Emergent Streams of Interaction. Your Input Requested.

Have you ever found yourself hypnotized by sitting next to a river or a waterfall for 10 minutes studying how the water flows?

It is a great exercise to focus your eye on one point of the flowing water upstream and then follow that point as it flows through your plane of vision and then out of sight.

Do this long enough and you may experience the mystery of fluidity — how flowing water is at once fully present — bound water droplets congealed as one stream —  and on the move.

That is what CURE aspires to be like.  We seek to listen to understand, but then move forward as one stream, right now, with what we feel and know to be true, together.   We seek collective momentum and we are fed by the energy that springs from the empowerment of happy, joyful and excited people.

Such an evening of fun, challenging and engaging collective empowerment took place at a water quality dialogue held in the Summit Room of the St. James hotel in Red Wing Minnesota on March 29, 2012.

We gathered farmers, landowners, government agencies, environmental activists, business owners, university professors and researchers and just plain folks from the Mississippi and Minnesota River watersheds.

We ate and we talked.  We listened and imagined together as the barges plied the big bend in the Mississippi near Red Wing and the sun set on a gorgeous early spring day.

Our goal for the evening was to find ways we could all work together to address water quality issues in the two river systems.  It was our third such meeting in 5 months and our last before the rush of planting season.

After a couple hours of give and take listening and report backs, our ideas centered around 7 broad areas for potential collaboration:

1.   Model Collaborative On-Farm Research and Demonstration Projects  and sub Watershed demonstration Projects.

2.   New Models for collaborative Urban Runoff and Storm Water Quality    Projects.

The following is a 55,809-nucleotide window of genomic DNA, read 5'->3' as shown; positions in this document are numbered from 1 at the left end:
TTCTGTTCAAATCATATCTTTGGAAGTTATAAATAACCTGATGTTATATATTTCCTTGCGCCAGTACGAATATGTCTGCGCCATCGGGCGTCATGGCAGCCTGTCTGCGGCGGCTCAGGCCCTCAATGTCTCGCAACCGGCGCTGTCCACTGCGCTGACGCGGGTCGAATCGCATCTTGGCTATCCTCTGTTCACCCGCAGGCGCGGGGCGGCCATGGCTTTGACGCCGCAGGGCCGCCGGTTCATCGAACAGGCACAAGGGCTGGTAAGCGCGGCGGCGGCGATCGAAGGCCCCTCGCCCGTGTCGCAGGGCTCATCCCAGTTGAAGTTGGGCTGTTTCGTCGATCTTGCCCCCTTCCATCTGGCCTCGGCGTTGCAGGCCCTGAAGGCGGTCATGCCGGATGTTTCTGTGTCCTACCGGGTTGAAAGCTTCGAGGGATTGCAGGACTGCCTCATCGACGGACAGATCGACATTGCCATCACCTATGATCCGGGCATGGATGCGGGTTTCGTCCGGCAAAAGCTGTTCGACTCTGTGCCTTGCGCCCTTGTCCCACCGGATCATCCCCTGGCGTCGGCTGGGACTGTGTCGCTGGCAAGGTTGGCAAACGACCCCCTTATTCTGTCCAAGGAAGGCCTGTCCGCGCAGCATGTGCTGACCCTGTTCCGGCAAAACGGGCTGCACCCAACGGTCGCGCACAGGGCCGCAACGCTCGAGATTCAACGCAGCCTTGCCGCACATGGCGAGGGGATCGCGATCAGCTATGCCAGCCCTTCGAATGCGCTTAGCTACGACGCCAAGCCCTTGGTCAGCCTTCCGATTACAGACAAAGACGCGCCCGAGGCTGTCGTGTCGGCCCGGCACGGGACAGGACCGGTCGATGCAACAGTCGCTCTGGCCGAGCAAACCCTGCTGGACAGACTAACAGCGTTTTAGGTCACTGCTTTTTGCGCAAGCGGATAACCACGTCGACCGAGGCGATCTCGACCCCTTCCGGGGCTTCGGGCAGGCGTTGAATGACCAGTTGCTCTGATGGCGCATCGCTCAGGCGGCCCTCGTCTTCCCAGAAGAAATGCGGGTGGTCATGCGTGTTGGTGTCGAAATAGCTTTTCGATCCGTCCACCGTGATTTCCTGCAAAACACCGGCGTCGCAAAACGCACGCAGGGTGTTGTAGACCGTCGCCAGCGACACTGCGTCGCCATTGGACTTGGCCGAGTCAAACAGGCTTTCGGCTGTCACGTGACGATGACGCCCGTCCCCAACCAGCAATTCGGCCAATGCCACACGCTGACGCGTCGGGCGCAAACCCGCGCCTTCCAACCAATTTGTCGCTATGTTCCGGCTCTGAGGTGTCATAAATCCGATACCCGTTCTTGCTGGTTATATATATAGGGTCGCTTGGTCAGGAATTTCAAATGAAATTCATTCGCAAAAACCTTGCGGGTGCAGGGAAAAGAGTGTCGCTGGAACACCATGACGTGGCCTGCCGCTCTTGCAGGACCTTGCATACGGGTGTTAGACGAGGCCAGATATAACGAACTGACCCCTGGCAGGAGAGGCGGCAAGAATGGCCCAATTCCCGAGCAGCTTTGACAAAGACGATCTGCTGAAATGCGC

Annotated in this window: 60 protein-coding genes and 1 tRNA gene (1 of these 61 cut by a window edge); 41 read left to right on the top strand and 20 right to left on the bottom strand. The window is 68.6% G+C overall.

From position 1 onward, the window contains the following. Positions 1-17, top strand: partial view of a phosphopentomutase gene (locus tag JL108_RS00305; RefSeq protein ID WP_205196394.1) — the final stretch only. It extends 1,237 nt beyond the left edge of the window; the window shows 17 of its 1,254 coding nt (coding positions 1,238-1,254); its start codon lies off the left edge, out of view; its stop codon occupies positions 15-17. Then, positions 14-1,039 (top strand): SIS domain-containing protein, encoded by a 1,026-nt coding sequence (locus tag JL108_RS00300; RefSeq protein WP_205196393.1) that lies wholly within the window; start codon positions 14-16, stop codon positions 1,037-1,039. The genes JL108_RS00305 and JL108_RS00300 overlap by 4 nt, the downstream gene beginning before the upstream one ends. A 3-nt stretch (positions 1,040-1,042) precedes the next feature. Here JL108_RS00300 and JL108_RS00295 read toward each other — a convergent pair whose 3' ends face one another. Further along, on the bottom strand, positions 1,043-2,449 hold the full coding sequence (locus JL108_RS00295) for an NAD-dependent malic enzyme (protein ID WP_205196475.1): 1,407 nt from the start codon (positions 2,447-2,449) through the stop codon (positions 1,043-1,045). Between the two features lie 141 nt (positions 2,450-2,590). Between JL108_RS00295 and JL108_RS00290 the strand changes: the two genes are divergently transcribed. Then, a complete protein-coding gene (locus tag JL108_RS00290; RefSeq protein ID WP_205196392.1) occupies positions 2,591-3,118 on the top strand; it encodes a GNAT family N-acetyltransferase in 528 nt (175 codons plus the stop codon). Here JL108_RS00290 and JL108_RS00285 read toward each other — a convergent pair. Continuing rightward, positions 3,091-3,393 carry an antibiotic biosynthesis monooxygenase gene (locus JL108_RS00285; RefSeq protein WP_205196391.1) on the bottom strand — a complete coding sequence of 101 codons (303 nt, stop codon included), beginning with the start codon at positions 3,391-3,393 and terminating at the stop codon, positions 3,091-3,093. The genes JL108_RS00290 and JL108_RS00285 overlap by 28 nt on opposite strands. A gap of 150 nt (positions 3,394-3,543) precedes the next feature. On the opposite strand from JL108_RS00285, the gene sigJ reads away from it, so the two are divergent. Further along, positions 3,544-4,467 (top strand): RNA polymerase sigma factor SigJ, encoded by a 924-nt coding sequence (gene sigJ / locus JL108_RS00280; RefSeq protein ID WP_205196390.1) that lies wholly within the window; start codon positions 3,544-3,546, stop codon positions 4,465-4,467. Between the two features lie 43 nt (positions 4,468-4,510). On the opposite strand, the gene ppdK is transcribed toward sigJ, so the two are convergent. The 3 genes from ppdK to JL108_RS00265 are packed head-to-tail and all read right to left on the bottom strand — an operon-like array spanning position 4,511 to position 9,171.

3.  New Models for collaborative Expert & Citizen Research and Science   projects.

4.  New Models for collaborative Community Awareness, Education and    Organizing.

5.  New Models for placing value on things that we cherish in order to incentivize stewardship and protection.

6.  New Models for collaborative Media Communication about the  Minnesota River & Mississippi River/Lake Pepin Water Quality  Issues.

7.   New Models for collaborative public policy development work.

In the coming weeks, CURE will be working with passionate partners who want to help us figure out the best on-line platform to continue and grow discussions in these areas so we can continue working together across the watershed to bring big ideas down to doable projects that we can continue to run with (or should I say flow with) in the months ahead.

Presently CURE Staff and consultants are typing up notes and action plans and assembling photos and videos from the dialogues that can help shape and inform the work. View that progress here — but here is our question:

What is the best way to share all this on-line so that it lives?

CURE’s approach to these issues is that we create the future we want by doing things together and taking small steps today.  (As we often say — we build the road by walking).  It is our experience that successful collaboration needs a focus.  We are seeking through this blog and other work to focus our efforts toward projects we all can participate in to develop a mutual sense of trust and accomplishment.

Please post your ideas for how we can best keep the upstream/downstream Friendship Tour Network alive on-line to friendshiptournetwork.posterous.com by sending an email to friendshiptournetwork@posterous.com.